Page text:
A balancing act: Leverage v.s. cashflow

There is always a fine balance between leverage and cashflow. Leverage is one of the key benefits of investing in real estate. It's a way of reaping the rewards of the value appreciation on a property while using only a small amount of your own money in the form of your down payment.

However, an astute investor recognizes the importance of having adequate cashflow. Although the idea of getting into an opportunity with no-money down may seem appealing, it’s important to recognize that the more leverage you use, the less cashflow you will see.

During prosperous times this may be okay; however, all you need is an unexpected vacancy or untimely repairs and you will quickly watch your reserve funds dwindle. Think of cashflow as the tap that constantly replenishes your water supply. It helps keep you afloat when times are tough.

Let’s take a look at a quick example to show the impact of purchasing a $150,000 property with a 25% down payment versus a no-money-down purchase. In the no-money-down scenario, let’s assume that the investor negotiated a vendor take-back mortgage (VTB) with the seller for 25% of the purchase price.



Scenario 1 – 25% down

Scenario 2 – No money down




 Purchase Price



 Down Payment



 1st Mortgage

 (5yr fixed at 3.25% per year)



 Vendor Take Back Mortgage

 (6% per year, interest only payments)






 Monthly Cashflow Calculations









 Mortgage Payment



 VTB Payment










Based on the above example, it’s clear that with an unexpected vacancy the investor would have to carry a much larger load with no money down. Also, the VTB payments are interest only. This means that at the end of the term they would have to make a balloon payment, which they may not have, especially if the property value hasn’t appreciated enough for them to be able to re-finance and pay out the VTB.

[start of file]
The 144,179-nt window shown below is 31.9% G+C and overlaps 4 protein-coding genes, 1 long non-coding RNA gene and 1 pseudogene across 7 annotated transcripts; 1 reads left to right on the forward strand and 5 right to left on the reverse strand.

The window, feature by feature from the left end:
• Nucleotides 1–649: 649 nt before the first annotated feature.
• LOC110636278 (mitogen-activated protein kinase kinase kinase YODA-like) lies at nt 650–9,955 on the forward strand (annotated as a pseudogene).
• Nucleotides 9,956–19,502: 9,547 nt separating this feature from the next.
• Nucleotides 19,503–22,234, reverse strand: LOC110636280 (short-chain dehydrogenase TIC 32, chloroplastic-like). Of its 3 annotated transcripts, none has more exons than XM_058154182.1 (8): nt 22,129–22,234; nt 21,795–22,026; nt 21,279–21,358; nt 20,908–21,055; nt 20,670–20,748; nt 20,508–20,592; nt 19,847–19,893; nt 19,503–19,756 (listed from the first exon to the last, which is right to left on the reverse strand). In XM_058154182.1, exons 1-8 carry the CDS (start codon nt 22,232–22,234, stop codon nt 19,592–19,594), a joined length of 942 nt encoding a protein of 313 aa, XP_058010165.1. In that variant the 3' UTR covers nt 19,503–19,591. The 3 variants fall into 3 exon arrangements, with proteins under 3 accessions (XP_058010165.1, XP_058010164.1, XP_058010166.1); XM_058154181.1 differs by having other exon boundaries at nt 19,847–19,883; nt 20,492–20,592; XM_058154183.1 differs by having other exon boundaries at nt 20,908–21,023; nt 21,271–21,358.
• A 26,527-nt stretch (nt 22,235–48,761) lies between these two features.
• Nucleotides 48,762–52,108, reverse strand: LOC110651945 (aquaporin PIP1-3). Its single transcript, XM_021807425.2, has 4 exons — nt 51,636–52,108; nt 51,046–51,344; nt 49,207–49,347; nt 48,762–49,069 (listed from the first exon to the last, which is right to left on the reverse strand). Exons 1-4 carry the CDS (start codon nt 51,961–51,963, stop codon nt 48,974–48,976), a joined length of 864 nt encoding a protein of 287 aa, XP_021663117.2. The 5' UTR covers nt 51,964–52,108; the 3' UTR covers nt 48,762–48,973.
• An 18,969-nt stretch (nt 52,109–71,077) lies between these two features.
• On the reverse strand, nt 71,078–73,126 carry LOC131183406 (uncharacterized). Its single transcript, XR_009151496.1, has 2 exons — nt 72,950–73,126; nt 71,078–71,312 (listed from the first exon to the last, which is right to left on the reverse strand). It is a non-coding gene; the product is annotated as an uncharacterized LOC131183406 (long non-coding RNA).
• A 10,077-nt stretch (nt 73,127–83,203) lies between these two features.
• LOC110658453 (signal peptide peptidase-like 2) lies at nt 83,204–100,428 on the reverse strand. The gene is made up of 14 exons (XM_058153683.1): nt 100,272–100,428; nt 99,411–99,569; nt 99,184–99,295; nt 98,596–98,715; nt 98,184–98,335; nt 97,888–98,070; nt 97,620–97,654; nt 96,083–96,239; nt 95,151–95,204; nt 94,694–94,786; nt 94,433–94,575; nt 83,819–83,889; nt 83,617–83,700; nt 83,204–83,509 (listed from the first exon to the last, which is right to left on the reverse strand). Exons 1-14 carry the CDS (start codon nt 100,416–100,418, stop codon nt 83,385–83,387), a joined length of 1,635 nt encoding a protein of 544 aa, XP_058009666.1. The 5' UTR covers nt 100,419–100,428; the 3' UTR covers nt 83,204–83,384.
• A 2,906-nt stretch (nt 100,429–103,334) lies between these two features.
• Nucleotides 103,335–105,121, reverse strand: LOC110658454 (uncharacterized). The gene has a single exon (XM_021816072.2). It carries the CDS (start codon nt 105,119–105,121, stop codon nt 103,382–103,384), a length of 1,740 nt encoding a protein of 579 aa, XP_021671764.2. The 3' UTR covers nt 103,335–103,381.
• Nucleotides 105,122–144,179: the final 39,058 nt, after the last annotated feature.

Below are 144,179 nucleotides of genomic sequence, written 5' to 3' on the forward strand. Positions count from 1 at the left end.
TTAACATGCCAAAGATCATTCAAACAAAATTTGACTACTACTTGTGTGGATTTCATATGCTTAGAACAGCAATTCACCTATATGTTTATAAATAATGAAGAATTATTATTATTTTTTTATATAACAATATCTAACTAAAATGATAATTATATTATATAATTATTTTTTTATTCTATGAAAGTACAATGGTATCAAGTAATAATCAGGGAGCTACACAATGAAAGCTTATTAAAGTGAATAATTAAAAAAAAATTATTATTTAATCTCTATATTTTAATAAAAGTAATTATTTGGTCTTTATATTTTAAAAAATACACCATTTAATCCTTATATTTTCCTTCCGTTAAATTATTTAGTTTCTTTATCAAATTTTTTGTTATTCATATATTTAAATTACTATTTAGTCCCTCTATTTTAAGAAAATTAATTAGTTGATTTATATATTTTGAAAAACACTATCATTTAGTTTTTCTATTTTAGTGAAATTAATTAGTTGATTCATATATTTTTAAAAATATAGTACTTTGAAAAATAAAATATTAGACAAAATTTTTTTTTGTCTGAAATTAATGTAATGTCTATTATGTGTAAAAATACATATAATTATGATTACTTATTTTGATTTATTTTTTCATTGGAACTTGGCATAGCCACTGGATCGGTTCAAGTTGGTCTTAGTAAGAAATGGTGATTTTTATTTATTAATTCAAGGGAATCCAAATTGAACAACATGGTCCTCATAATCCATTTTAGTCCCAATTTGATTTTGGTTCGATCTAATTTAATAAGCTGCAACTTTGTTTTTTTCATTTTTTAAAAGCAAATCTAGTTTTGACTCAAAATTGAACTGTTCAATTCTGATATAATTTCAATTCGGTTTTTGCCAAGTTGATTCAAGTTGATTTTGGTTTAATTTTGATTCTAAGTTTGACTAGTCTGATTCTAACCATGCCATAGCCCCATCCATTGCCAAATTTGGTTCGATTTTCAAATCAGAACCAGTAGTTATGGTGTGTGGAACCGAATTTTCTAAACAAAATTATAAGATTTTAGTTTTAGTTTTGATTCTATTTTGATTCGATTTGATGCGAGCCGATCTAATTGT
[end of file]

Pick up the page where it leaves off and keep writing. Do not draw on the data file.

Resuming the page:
So, although it would be enticing to start investing without any money down, the ramifications of doing so could leave a bad taste in the investor's mouth if ideal conditions aren’t met. Make sure there is sufficient cashflow to cover the additional burden of the VTB.

As Canadians, we pride ourselves on our financial conservatism. Most recently, the strength of our banking system has helped Canada weather the recent global economic turmoil. Canadians recognize the importance of maintaining an appropriate amount of equity in our properties and we do this by usually making a minimum 20 - 25% down payment. The point is that we recognize that leverage can be a powerful tool but has to be used wisely.

Having investment properties that provide positive cashflow means that you are getting a real return on your money today. It’s actual cash that goes into your pocket every month. Whereas, the other real estate profit centers are longer-term and can’t be accessed as easily. Appreciation and mortgage pay-down provide a return on your investment, but it’s not a return that you can appreciate until you either sell, or re-finance your properties.

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